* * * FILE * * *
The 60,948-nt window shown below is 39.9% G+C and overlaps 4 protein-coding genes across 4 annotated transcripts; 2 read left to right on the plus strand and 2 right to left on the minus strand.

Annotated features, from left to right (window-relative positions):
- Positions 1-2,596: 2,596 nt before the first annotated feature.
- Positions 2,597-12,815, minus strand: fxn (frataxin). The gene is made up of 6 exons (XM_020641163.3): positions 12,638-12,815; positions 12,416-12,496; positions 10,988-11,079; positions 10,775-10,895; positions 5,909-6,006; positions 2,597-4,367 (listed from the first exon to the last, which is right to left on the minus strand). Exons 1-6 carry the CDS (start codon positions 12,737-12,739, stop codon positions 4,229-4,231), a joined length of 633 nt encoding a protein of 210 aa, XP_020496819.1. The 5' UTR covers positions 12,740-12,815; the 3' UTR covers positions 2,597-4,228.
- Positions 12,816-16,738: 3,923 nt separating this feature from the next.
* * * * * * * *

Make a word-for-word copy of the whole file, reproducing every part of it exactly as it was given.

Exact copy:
The 60,948-nt window shown below is 39.9% G+C and overlaps 4 protein-coding genes across 4 annotated transcripts; 2 read left to right on the plus strand and 2 right to left on the minus strand.

Annotated features, from left to right (window-relative positions):
- Positions 1-2,596: 2,596 nt before the first annotated feature.
- Positions 2,597-12,815, minus strand: fxn (frataxin). The gene is made up of 6 exons (XM_020641163.3): positions 12,638-12,815; positions 12,416-12,496; positions 10,988-11,079; positions 10,775-10,895; positions 5,909-6,006; positions 2,597-4,367 (listed from the first exon to the last, which is right to left on the minus strand). Exons 1-6 carry the CDS (start codon positions 12,737-12,739, stop codon positions 4,229-4,231), a joined length of 633 nt encoding a protein of 210 aa, XP_020496819.1. The 5' UTR covers positions 12,740-12,815; the 3' UTR covers positions 2,597-4,228.
- Positions 12,816-16,738: 3,923 nt separating this feature from the next.